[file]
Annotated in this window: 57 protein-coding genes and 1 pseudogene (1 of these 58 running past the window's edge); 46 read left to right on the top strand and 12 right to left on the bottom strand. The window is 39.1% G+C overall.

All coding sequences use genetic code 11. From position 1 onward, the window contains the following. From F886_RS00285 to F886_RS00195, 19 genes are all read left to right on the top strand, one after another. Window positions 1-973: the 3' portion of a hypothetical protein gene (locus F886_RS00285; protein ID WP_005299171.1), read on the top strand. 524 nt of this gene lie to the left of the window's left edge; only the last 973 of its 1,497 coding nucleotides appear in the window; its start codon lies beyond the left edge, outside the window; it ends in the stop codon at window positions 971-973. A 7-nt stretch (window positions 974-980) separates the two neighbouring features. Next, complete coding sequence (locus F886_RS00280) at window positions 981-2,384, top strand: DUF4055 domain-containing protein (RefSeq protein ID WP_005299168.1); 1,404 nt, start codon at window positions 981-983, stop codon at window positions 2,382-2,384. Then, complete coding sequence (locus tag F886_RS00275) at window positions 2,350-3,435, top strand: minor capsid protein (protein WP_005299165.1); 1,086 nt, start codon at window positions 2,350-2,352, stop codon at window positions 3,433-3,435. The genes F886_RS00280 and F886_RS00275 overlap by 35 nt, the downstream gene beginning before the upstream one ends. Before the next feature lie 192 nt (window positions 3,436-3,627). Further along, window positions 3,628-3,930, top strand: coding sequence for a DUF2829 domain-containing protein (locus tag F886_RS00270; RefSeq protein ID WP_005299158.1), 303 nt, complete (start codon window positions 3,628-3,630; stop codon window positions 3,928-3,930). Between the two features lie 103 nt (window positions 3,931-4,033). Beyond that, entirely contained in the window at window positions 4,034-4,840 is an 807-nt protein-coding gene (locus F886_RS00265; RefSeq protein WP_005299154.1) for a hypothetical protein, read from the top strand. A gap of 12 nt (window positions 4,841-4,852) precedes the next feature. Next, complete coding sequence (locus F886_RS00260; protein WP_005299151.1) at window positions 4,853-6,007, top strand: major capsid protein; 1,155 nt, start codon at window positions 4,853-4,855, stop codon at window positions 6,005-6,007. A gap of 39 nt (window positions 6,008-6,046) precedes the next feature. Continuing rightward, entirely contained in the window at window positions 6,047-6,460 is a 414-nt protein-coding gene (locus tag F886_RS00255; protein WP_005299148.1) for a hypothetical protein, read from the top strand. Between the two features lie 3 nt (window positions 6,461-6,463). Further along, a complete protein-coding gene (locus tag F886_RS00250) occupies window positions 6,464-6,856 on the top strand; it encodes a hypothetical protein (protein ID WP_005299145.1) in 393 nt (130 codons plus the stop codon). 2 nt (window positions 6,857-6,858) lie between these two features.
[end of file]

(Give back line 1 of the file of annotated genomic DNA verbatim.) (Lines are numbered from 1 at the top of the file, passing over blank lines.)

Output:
Annotated in this window: 57 protein-coding genes and 1 pseudogene (1 of these 58 running past the window's edge); 46 read left to right on the top strand and 12 right to left on the bottom strand. The window is 39.1% G+C overall.